Who is Indigenous in Assam? Politics in the Vernacular
The word ‘indigenous’ is more salient than ever in the politics of North East India. Political claims based on being indigenous or autochthonous to a place receive sympathetic attention from almost all state governments.
India’s central government rejects the notion that the international legal concept of Indigenous People – rooted in the political conflicts of white settler colonies – applies to India. It considers the country’s entire population to be indigenous to India. The official ambivalence about the concept is eloquently articulated by Indian officials in international forums. However, this has not inhibited central governmental authorities in matters of domestic policy. Their response to the positive stance of state governments towards claims of indigeneity is generally one of acquiescence or active support.
In July 2022, in a surprise move, Assam's cabinet officially recognised five Assamese Muslim communities as khilonjia – ‘indigenous’. Assamese Muslims see themselves as distinct from the numerically preponderant group of fellow Muslims in the state – those of East Bengali descent. Some Assamese Muslim leaders claim that this numerical disadvantage has led to the community’s cultural misrecognition and political marginalisation in modern-day Assam.
Privileging autochthony over Assamese language competence or even citizenship status [… lowers the standing of Muslims of East-Bengali descent] on Assam’s politically salient insider-outsider continuum.
Identifying 'khilonjia Muslims' as a distinct group, whatever its legal import, involves differentiating them from Muslims of East-Bengali descent. The forefathers of this latter group had migrated to (undivided) Assam over the past hundred years or so, both before and after the Partition of 1947. The vast majority of Muslims of East-Bengali descent are Indian citizens and, in the Brahmaputra Valley, are native speakers of Assamese. By privileging autochthony over Assamese language competence or even citizenship status, it lowers the latter’s standing on Assam’s politically salient insider-outsider continuum.
A few months after Assam's decision, Chief Minister Himanta Biswa Sarma termed Bagh Hazarika – the celebrated Muslim associate of the 17th-century Ahom commander Lachit Borphukon – a “fictitious character.” Borphukon has long been a powerful symbol of Assam’s autonomous past; he commanded the Ahom forces that defeated the vastly superior Mughal army led by Raja Ram Singh of Ajmer in the battle of Saraighat in 1671. In the Assamese telling of the story of Saraighat, Bagh Hazarika served as Borphukon’s top lieutenant in that battle. The traditional chronicles of Assam, known as buranjis, also describe the invading army not as Mughals or Muslims but as Bangals or Yavanas (Sharma 2004: 176).
The belittling of an Assamese Muslim hero came across as an attempt to put the community in its place—reminding it of its position as a religious minority.
By challenging the historicity of Borphukon’s Muslim associate, Sarma seeks to tell a Hindu majoritarian counter-narrative to the conventionally told story of Assamese regional patriotism. The belittling of an Assamese Muslim hero came across as an attempt to put the community in its place—reminding it of its position as a religious minority. This makes the recognition of the community as khilonjia seem half-hearted.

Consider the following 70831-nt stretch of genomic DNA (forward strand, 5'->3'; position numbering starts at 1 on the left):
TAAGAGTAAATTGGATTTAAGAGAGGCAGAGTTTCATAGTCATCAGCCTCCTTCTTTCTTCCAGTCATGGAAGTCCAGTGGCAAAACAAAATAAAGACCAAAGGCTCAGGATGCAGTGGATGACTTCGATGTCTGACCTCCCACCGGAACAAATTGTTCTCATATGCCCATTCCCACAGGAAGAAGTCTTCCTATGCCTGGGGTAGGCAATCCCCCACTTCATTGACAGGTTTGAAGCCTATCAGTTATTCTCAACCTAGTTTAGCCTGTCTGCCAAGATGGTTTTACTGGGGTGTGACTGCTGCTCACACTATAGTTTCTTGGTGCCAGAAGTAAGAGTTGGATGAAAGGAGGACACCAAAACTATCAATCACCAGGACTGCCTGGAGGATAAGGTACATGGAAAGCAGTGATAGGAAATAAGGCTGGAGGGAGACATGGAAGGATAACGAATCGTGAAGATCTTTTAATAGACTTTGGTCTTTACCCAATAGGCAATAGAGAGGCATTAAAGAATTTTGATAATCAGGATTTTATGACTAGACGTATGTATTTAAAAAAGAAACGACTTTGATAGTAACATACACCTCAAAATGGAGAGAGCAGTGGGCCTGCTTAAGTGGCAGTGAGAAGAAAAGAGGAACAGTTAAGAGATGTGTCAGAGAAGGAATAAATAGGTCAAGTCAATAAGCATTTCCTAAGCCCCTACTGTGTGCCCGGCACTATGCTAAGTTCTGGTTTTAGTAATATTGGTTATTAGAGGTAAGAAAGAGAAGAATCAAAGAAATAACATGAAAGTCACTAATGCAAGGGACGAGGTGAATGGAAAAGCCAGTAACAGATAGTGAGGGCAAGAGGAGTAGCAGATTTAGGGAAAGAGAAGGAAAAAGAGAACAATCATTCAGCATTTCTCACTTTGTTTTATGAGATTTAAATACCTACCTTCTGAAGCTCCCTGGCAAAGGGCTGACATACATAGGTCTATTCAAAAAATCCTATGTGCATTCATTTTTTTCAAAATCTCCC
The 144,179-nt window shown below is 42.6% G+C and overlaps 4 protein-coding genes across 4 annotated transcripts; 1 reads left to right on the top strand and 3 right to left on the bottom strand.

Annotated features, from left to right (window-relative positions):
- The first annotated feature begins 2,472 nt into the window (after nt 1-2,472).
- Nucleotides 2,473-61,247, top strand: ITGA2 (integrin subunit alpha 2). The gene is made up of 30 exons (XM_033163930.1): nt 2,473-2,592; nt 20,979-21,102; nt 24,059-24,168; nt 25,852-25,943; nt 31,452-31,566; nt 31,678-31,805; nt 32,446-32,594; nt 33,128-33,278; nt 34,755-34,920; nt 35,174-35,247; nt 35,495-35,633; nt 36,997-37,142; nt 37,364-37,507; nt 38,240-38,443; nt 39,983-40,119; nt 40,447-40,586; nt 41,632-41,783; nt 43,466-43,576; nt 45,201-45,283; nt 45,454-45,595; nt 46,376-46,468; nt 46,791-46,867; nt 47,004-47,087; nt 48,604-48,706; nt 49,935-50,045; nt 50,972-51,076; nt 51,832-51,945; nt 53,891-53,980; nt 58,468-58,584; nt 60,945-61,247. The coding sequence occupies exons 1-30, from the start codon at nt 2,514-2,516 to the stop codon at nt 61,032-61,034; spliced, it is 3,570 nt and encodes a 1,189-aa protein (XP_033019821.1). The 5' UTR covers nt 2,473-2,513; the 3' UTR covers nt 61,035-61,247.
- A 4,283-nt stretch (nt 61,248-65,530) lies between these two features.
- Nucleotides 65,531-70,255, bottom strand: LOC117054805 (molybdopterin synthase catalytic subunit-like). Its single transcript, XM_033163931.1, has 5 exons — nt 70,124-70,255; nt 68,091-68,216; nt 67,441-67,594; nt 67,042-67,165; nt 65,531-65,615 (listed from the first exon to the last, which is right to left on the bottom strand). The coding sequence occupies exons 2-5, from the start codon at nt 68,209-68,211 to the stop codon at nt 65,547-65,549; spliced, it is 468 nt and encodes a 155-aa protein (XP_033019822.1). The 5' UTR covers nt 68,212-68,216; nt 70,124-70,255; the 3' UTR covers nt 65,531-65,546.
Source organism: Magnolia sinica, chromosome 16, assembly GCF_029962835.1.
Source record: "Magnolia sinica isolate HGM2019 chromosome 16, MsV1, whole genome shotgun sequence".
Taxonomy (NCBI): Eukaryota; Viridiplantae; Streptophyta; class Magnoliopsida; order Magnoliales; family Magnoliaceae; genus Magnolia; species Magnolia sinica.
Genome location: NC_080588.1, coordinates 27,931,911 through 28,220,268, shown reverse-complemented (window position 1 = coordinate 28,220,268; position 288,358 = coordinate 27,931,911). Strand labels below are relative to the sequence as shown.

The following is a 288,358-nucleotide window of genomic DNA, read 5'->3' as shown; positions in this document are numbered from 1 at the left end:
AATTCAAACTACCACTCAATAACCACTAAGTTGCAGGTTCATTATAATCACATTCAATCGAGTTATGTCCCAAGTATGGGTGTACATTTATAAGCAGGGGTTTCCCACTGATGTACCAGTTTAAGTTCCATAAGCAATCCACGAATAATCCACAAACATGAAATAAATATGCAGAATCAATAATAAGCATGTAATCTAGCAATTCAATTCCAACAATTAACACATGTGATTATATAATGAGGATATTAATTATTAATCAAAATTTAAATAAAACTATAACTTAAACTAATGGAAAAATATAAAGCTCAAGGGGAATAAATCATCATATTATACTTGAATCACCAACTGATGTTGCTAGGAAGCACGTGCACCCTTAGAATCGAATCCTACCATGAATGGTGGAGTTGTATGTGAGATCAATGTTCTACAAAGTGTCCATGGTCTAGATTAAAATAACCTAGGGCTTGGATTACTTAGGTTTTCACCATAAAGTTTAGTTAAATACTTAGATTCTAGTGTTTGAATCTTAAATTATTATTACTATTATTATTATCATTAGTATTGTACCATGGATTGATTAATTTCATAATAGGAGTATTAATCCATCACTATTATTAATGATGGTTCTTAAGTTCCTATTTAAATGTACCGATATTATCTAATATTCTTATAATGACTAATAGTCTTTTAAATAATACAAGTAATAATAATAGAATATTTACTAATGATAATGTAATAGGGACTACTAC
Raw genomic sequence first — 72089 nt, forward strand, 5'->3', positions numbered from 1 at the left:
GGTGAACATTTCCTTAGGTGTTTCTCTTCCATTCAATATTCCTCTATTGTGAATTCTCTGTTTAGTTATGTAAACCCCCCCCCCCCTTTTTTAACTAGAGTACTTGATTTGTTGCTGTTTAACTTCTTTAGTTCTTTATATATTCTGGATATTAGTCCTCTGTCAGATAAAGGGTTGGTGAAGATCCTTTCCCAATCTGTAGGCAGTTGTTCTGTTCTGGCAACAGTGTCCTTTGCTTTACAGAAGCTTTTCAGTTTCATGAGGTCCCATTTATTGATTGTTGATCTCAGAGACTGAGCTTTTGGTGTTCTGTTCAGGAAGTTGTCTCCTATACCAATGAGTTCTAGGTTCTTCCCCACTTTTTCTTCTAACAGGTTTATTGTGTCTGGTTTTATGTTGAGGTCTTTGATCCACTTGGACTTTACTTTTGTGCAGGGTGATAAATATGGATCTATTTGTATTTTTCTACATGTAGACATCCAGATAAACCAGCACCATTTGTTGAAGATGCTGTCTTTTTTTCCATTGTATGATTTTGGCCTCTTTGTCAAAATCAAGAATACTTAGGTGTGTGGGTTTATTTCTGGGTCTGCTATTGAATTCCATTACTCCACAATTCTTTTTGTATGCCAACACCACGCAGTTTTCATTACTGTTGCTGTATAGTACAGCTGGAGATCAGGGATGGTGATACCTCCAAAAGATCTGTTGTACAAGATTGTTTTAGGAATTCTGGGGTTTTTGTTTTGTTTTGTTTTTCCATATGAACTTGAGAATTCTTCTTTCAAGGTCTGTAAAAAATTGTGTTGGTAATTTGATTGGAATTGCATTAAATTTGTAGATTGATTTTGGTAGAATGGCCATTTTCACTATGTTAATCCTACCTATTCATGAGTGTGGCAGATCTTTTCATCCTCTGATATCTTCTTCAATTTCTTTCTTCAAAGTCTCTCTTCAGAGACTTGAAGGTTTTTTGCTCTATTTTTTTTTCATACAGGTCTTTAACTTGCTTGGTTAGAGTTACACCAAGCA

Inclusions and exclusions
The Assamese word ‘khilonjia’ was originally restricted to matters of land and property use. A 'khilonji ghor' is a person’s ancestral home. The word has now acquired the politically charged meaning of an original, indigenous, or autochthonous inhabitant of geographical Assam.
Khilonjia is both inclusionary and exclusionary. It is inclusive of all ethno-cultural communities regarded as having ancestral roots in geographical Assam, irrespective of the languages they speak, their caste, tribal, or religious affiliations. But the borders of exclusion are equally apparent. People descended from 19th- or 20th-century immigrants are not considered khilonjia.
The BJP and its regional party allies promised a ‘khilonjia sarkar’ in Assam […] the implicit contrast was to a government beholden to ‘immigrant power’ or non-khilonjia interests.
In his essay on ‘Politics and the English Language’ (1946), George Orwell wrote of political words that get abused or “used in a consciously dishonest way.” A person may have his private definition of a word, but “allows his hearer to think he means something quite different.”
‘Khilonjia’ suffered this fate during the 2016 state assembly election campaign that saw its first widespread use in electoral politics. In that election, the BJP and its regional party allies promised a ‘khilonjia sarkar’ in Assam – a slogan that was instrumental in bringing the BJP to power in the state. The implicit contrast was to a government beholden to ‘immigrant power’ or non-khilonjia interests.
Talk of a ‘khilonjia government’ could not have been reassuring to BJP’s traditional supporters in Assam’s Barak Valley, where the population is predominantly Bengali speaking. The party’s sympathetic view of Hindus crossing the Partition border as ‘home-coming’ – no matter when a person may have crossed the international border created in 1947 – is crucial for its support among Bengali Hindus, since many of them are Partition refugees themselves or their descendants.
In Barak Valley, BJP’s national politicians did not talk of a khilonjia sarkar. Instead, they promised that they would amend Indian citizenship laws to put Hindu refugees on a path to citizenship.